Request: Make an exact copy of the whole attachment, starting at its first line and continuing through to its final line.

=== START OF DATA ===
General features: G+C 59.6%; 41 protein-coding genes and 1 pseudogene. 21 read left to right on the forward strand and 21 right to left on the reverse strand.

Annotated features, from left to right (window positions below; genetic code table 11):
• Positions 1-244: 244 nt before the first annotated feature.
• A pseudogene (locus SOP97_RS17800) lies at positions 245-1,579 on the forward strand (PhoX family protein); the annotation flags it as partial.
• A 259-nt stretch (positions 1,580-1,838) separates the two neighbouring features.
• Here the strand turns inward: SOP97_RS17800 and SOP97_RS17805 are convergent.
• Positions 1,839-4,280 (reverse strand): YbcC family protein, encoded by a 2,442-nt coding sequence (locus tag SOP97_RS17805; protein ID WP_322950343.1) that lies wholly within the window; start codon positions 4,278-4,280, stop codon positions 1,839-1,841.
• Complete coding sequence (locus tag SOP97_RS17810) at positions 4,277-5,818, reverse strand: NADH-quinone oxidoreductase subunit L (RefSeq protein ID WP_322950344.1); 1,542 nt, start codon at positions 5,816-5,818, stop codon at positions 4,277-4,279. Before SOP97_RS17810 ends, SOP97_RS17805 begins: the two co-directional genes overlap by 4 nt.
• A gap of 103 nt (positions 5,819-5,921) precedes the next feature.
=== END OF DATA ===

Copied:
General features: G+C 59.6%; 41 protein-coding genes and 1 pseudogene. 21 read left to right on the forward strand and 21 right to left on the reverse strand.

Annotated features, from left to right (window positions below; genetic code table 11):
• Positions 1-244: 244 nt before the first annotated feature.
• A pseudogene (locus SOP97_RS17800) lies at positions 245-1,579 on the forward strand (PhoX family protein); the annotation flags it as partial.
• A 259-nt stretch (positions 1,580-1,838) separates the two neighbouring features.
• Here the strand turns inward: SOP97_RS17800 and SOP97_RS17805 are convergent.
• Positions 1,839-4,280 (reverse strand): YbcC family protein, encoded by a 2,442-nt coding sequence (locus tag SOP97_RS17805; protein ID WP_322950343.1) that lies wholly within the window; start codon positions 4,278-4,280, stop codon positions 1,839-1,841.
• Complete coding sequence (locus tag SOP97_RS17810) at positions 4,277-5,818, reverse strand: NADH-quinone oxidoreductase subunit L (RefSeq protein ID WP_322950344.1); 1,542 nt, start codon at positions 5,816-5,818, stop codon at positions 4,277-4,279. Before SOP97_RS17810 ends, SOP97_RS17805 begins: the two co-directional genes overlap by 4 nt.
• A gap of 103 nt (positions 5,819-5,921) precedes the next feature.